May is National Arthritis Awareness Month. Given the fact that 54.4 million Americans have been diagnosed with this painful condition, it is timely to discuss suggestions for both prevention and management.
Many factors contribute to the onset of arthritis; yet, even if there is a hereditary component, there are several factors within our power that can protect our quality of life.
More than 100 conditions are classified as arthritis. Prevalence is higher among those physically inactive as well as those who are obese.
Osteoarthritis and rheumatoid arthritis are the most common types. Osteoarthritis is a degenerative disease and results in the deterioration of cartilage in the joints, leaving people with the painful experience of bone on bone. Rheumatoid arthritis is an inflammatory disease and the most crippling form of arthritis.
In my work as a certified fitness professional, I have noted an increase in osteoarthritis in the last 10 years. I believe the typical American lifestyle, characterized by extended periods of sitting and a general lack of activity, is the No. 1 contributing factor. Ninety-five percent of Americans do not achieve the recommended 30 minutes of exercise on a daily basis.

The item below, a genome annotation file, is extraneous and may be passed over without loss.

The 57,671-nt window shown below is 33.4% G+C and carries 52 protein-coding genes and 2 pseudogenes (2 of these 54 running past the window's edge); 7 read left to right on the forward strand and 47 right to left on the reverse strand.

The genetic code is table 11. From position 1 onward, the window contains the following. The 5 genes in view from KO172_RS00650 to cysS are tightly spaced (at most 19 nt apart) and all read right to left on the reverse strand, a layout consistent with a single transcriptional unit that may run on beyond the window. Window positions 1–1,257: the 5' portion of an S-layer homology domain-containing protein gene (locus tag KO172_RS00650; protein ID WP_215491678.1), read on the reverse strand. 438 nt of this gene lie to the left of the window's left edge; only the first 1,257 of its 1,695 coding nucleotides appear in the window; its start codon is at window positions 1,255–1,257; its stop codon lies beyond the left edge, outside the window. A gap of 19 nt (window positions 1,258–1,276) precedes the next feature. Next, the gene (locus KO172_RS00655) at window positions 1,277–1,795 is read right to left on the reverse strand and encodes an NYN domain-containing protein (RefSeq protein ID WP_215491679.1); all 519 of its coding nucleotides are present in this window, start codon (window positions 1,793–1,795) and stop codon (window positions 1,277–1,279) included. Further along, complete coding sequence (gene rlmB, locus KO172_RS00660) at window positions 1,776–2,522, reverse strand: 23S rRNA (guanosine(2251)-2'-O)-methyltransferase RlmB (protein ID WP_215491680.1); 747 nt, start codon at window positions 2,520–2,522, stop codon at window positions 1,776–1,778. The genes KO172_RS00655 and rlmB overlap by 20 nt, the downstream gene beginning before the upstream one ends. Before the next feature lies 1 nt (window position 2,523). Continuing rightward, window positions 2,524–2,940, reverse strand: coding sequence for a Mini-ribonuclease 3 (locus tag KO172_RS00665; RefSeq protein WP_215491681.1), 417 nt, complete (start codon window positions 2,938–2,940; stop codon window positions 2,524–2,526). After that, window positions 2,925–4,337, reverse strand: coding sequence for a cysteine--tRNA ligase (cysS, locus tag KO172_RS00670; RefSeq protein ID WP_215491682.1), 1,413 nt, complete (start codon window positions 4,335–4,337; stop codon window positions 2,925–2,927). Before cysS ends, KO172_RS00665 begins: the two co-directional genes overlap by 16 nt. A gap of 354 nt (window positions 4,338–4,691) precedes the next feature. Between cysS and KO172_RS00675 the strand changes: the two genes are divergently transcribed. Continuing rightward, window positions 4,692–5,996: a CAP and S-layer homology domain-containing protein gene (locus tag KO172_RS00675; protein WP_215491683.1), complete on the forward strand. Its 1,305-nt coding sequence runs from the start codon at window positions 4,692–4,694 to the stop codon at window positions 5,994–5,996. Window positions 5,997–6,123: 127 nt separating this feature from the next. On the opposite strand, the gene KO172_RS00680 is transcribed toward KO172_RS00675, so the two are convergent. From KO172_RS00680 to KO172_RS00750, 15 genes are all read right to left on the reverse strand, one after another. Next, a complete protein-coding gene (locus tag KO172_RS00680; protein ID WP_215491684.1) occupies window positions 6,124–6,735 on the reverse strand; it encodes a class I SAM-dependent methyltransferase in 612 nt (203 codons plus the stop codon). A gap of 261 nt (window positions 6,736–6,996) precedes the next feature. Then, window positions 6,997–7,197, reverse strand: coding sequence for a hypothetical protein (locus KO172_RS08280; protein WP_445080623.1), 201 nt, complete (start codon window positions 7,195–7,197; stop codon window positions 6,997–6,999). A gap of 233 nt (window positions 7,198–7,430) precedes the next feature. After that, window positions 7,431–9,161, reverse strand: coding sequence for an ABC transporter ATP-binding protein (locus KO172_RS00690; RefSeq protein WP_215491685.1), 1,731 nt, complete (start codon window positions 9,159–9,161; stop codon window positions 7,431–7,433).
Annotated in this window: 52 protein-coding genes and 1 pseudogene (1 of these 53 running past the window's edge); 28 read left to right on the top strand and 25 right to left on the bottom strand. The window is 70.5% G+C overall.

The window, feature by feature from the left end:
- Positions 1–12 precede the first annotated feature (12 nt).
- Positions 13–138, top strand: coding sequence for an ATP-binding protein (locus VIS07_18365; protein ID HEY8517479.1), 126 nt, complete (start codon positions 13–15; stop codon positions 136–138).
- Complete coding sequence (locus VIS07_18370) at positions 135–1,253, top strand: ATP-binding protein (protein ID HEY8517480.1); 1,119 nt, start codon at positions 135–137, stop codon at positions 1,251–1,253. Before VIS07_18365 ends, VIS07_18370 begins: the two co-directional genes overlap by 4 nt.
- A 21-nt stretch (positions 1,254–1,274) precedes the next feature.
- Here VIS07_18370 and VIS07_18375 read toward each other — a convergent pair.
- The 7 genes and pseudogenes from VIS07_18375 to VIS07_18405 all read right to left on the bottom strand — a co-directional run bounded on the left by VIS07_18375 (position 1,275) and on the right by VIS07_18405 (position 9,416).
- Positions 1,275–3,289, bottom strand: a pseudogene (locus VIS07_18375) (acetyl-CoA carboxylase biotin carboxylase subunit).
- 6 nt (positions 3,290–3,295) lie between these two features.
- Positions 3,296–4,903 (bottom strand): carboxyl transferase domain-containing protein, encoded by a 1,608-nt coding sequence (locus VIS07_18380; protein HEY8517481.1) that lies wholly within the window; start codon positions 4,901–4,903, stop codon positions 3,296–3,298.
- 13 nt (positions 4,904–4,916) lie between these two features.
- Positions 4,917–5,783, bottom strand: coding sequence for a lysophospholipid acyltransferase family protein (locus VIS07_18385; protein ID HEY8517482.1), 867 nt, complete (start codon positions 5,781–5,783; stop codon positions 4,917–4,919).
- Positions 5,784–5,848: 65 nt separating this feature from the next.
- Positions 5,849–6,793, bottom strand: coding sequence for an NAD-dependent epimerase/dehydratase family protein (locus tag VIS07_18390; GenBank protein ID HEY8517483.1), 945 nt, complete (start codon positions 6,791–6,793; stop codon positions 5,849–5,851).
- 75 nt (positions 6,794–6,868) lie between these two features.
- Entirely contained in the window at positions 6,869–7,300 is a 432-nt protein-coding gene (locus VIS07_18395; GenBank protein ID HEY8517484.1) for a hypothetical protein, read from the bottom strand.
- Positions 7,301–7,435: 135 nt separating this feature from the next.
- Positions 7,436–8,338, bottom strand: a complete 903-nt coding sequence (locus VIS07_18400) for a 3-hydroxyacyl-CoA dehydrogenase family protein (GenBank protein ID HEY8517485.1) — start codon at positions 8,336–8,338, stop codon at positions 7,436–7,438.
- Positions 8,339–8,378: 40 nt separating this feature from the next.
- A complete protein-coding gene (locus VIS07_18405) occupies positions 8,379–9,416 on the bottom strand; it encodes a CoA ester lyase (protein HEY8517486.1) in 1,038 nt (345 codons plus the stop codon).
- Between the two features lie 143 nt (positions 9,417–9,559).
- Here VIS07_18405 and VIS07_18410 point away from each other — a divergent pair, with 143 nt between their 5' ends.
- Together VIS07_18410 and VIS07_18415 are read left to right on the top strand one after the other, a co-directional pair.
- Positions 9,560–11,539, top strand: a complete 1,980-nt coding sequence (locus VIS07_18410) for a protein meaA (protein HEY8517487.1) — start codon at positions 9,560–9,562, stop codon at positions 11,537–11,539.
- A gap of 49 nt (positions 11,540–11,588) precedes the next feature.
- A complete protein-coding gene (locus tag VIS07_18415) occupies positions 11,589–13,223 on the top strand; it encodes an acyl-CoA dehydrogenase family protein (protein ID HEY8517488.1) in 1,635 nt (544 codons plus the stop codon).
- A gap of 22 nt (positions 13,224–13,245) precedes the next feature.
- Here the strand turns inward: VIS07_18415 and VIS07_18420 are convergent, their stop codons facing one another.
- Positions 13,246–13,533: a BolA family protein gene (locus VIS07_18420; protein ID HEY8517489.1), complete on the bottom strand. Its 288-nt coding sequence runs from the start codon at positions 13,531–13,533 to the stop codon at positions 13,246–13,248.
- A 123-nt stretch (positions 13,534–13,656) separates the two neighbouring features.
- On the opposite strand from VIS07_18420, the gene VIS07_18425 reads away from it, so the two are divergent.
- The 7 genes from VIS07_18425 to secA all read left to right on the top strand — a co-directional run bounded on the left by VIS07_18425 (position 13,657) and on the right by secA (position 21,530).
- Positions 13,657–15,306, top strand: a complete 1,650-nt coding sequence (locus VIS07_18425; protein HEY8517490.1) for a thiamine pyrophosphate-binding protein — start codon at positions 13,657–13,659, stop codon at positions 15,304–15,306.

The cumulative effect of a sedentary lifestyle is obesity, or the state of carrying excessive body fat. Guidelines for body fat are no higher than 31 percent for women and a maximum of 24 percent for men. Excess body fat puts excessive strain on the joints, which causes deterioration of the cartilage, thereby removing the critical shock-absorbing components that keep us mobile and pain-free.
Exercise plays an important role in both the prevention and management of arthritis. After obtaining clearance from your physician, engage in low-impact exercise, such as walking, cycling and rowing. Water exercise is also an excellent choice, and joining an aquatic class is a great way to sustain motivation and provide support, even during times of inflammation when getting out the door may be a challenge.
In addition to cardiovascular exercise three to five times per week, follow a strength-training program at least two times per week. Make sure to include in every workout some time for flexibility training. Joints should be put through a full range of motion on a daily basis to maintain optimal function.
When it comes to avoiding joint stiffness, discomfort and pain, activity is truly the critical key to success! Create a habit. A body in motion tends to stay in motion. QCBN
By Lisa Fry
Lisa Fry is the Health & Fitness Director for Touchmark at The Ranch. Her responsibilities include overseeing the Touchmark Health & Fitness Club. Membership is open to anyone 50 years and greater. To reach Lisa or for more information, call 928-708-3133.